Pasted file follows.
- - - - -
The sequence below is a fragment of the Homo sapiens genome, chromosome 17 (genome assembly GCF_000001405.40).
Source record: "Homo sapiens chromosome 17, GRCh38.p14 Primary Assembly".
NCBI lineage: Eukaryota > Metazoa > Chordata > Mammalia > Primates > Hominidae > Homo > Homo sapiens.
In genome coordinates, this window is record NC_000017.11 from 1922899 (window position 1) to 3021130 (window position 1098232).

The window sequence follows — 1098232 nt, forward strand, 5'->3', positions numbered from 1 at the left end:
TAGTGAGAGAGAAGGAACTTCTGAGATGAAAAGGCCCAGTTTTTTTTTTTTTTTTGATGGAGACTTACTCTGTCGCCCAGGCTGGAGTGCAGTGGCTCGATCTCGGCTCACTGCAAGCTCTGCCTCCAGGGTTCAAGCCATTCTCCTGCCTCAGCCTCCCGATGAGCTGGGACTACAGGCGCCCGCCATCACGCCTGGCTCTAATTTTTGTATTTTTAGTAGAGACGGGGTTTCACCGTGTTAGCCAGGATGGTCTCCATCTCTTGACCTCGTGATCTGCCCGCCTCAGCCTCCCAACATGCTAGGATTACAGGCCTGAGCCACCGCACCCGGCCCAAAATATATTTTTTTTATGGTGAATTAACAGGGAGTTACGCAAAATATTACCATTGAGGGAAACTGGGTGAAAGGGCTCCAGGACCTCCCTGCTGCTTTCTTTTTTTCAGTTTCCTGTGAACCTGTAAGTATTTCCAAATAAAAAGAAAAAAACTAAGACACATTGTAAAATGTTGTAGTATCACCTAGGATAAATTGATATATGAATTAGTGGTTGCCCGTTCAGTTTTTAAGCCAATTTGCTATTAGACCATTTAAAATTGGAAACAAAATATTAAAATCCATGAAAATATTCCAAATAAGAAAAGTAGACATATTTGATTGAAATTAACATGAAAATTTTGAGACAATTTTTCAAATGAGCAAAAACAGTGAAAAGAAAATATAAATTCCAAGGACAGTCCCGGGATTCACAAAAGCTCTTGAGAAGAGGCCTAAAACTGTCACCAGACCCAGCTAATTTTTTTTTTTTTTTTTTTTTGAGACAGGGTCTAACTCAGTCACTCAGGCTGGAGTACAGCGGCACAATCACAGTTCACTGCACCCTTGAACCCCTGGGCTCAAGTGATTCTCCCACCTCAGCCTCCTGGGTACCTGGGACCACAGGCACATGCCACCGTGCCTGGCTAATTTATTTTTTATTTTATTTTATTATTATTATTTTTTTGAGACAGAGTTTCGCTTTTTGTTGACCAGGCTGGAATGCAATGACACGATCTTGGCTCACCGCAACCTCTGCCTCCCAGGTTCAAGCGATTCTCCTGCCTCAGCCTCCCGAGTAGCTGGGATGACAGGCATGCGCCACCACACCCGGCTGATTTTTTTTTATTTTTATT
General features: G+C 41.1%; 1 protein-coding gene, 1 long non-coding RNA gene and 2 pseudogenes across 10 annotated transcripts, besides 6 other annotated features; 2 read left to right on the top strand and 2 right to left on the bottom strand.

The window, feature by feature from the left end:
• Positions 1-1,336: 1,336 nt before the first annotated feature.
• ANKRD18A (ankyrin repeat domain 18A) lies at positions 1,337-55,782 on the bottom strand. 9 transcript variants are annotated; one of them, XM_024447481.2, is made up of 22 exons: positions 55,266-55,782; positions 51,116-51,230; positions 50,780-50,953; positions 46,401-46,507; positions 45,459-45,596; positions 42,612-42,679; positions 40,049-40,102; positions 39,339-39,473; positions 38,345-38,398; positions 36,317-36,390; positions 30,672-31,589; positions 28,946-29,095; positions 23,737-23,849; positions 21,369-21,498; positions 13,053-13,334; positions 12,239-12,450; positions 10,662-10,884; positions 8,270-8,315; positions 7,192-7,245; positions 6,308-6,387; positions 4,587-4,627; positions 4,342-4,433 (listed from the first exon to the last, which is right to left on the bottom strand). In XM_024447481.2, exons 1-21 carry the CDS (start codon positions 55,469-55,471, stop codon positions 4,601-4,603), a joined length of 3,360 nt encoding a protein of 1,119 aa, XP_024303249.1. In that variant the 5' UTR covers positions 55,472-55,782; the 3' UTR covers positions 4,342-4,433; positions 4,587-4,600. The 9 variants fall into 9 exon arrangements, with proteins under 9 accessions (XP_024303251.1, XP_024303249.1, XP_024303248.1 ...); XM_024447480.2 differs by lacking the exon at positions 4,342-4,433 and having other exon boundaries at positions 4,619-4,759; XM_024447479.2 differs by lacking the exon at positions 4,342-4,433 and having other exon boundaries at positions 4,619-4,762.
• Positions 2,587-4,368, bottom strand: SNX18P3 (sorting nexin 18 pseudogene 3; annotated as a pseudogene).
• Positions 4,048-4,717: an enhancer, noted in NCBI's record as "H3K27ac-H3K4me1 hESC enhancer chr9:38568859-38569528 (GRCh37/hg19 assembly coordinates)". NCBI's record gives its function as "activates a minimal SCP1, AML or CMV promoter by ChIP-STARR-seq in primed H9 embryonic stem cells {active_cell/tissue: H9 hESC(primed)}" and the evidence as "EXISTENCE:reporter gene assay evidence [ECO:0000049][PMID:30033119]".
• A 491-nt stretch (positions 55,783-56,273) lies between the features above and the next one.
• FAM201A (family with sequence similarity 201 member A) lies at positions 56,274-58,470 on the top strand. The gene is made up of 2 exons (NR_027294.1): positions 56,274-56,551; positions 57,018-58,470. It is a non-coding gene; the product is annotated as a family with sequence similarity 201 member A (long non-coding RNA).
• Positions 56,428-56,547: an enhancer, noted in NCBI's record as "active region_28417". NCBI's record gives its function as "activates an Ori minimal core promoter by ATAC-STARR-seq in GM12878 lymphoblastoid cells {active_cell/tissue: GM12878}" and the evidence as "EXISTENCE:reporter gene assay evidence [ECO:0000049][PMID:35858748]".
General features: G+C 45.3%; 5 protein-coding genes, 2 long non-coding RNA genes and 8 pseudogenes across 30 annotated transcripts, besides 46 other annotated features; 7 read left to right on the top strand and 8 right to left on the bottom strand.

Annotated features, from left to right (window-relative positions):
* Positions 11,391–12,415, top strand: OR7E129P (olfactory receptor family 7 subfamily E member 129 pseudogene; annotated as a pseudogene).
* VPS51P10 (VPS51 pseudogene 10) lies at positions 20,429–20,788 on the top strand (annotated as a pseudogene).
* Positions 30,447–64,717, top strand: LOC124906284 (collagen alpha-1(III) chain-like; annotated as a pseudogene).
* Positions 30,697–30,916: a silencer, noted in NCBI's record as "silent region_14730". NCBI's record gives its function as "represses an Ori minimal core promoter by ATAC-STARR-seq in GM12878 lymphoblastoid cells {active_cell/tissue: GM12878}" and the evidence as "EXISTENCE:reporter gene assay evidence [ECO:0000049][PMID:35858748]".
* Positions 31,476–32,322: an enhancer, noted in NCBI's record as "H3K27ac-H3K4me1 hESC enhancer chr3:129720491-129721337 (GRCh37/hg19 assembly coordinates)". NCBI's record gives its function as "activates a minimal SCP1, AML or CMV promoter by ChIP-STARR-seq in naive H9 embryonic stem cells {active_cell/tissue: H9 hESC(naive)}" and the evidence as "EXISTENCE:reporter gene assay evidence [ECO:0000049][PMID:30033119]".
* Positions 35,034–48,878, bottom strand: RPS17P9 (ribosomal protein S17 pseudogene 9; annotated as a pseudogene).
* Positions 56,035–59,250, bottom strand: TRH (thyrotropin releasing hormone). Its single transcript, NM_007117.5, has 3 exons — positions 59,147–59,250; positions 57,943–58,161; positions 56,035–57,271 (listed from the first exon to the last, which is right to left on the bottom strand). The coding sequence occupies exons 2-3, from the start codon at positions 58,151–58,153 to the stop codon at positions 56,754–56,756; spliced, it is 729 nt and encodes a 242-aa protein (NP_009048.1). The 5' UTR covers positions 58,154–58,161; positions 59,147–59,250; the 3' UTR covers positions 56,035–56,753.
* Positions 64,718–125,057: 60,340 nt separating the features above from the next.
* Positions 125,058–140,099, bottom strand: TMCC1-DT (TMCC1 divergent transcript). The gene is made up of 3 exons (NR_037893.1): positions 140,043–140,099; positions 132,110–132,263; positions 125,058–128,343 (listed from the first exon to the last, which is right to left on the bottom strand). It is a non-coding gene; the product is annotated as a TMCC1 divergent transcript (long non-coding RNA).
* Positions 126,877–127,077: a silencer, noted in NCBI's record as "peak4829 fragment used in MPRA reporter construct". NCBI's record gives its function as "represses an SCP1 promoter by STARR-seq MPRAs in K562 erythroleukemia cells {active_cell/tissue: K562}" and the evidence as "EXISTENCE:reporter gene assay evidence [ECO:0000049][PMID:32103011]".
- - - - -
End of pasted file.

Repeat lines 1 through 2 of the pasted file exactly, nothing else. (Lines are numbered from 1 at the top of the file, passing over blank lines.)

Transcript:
The sequence below is a fragment of the Homo sapiens genome, chromosome 17 (genome assembly GCF_000001405.40).
Source record: "Homo sapiens chromosome 17, GRCh38.p14 Primary Assembly".